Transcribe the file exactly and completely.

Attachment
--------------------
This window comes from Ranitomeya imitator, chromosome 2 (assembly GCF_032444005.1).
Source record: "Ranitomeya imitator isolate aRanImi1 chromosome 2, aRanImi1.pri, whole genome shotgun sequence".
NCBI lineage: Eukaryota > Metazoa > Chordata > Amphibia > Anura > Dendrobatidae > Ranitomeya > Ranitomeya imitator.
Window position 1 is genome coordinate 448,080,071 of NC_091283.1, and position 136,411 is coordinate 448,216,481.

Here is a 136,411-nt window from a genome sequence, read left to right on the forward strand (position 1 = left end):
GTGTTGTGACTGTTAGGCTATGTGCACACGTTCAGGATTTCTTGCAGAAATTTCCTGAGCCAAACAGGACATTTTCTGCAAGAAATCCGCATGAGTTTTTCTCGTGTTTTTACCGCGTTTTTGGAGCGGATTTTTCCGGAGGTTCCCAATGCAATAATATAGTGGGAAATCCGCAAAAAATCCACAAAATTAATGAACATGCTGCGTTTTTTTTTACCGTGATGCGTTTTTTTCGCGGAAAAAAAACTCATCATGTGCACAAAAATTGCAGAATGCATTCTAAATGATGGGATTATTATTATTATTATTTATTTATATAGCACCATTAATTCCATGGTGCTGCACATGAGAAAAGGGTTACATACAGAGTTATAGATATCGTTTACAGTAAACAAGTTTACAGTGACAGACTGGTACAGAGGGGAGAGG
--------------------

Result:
This window comes from Ranitomeya imitator, chromosome 2 (assembly GCF_032444005.1).
Source record: "Ranitomeya imitator isolate aRanImi1 chromosome 2, aRanImi1.pri, whole genome shotgun sequence".
NCBI lineage: Eukaryota > Metazoa > Chordata > Amphibia > Anura > Dendrobatidae > Ranitomeya > Ranitomeya imitator.
Window position 1 is genome coordinate 448,080,071 of NC_091283.1, and position 136,411 is coordinate 448,216,481.

Here is a 136,411-nt window from a genome sequence, read left to right on the forward strand (position 1 = left end):
GTGTTGTGACTGTTAGGCTATGTGCACACGTTCAGGATTTCTTGCAGAAATTTCCTGAGCCAAACAGGACATTTTCTGCAAGAAATCCGCATGAGTTTTTCTCGTGTTTTTACCGCGTTTTTGGAGCGGATTTTTCCGGAGGTTCCCAATGCAATAATATAGTGGGAAATCCGCAAAAAATCCACAAAATTAATGAACATGCTGCGTTTTTTTTTACCGTGATGCGTTTTTTTCGCGGAAAAAAAACTCATCATGTGCACAAAAATTGCAGAATGCATTCTAAATGATGGGATTATTATTATTATTATTTATTTATATAGCACCATTAATTCCATGGTGCTGCACATGAGAAAAGGGTTACATACAGAGTTATAGATATCGTTTACAGTAAACAAGTTTACAGTGACAGACTGGTACAGAGGGGAGAGG